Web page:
We do not inherit the
earth from our ancestors,
we borrow it from
our children.
- Native American Wisdom

Fighting Invasive Buffelgrass

The overriding invasive species problem at Saguaro National Park is African buffelgrass (Pennisetum ciliare) -- as it has the potential to fuel intense, destructive fires in a Sonoran Desert ecosystem that is not fire-adapted.  Friends of Saguaro has been assisting the NPS with buffelgrass control activities since 2006 -- providing both funding and volunteer support for efforts to fight this invasive species.

Aerial surveys were conducted in 2008 and 2012, to map the extent of buffelgrass infestations within both districts of the park.  Using sophisticated mapping software, the park mapped more than 1,800 acres of buffelgrass.  The NPS needed to document the distribution and quantity of buffegrass stands within the park, estimate the growth and spread of the infestations, and then prioritize treatment of those infested areas.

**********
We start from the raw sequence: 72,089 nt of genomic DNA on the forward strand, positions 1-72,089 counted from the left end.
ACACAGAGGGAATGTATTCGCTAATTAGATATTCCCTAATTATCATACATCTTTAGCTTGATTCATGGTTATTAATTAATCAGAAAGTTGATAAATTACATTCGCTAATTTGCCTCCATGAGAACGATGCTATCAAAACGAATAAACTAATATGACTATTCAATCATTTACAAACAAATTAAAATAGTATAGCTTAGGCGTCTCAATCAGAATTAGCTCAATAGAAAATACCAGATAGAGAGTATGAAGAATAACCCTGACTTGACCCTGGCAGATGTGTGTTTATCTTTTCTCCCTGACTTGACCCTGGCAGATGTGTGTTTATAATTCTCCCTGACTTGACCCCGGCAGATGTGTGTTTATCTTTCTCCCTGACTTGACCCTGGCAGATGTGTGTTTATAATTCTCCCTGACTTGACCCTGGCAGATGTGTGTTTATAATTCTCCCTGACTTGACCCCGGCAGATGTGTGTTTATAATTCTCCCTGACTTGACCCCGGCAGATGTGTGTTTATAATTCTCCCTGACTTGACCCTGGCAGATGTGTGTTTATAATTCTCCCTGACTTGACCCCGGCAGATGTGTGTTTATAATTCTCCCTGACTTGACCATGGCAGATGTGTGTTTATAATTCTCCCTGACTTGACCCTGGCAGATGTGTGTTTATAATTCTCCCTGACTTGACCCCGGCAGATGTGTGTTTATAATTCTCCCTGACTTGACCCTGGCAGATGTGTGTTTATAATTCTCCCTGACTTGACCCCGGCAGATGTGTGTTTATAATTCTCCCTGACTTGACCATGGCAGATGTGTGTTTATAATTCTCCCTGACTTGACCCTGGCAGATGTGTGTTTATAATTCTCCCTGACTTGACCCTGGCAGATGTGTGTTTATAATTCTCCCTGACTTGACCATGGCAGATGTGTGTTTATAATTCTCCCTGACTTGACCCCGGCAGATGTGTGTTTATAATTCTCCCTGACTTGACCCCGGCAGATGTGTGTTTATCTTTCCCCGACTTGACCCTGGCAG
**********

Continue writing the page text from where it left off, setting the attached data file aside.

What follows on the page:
Recently, Saguaro National Park and the Coronado National Forest received "Resilient Landscape Program" (RLP) funding from the Department of Interior to help address the buffelgrass problem throughout southern Arizona.  With its generally sparse plant life, the region's desert has been protecting local communities from the threat of wildfire.  This is changing, however, as buffelgrass spreads further into the desert;  wildfires starting in the surrounding mountains will be able to quickly move downhill, using continuous stands of buffelgrass for fuel.  Ensuring resilient landscapes and fire-adapted communities depends on the implementation of a regional, broad-based, collaborative, and cohesive strategy to better address the mounting challenges of escalating fire behavior, and increased threats to communities.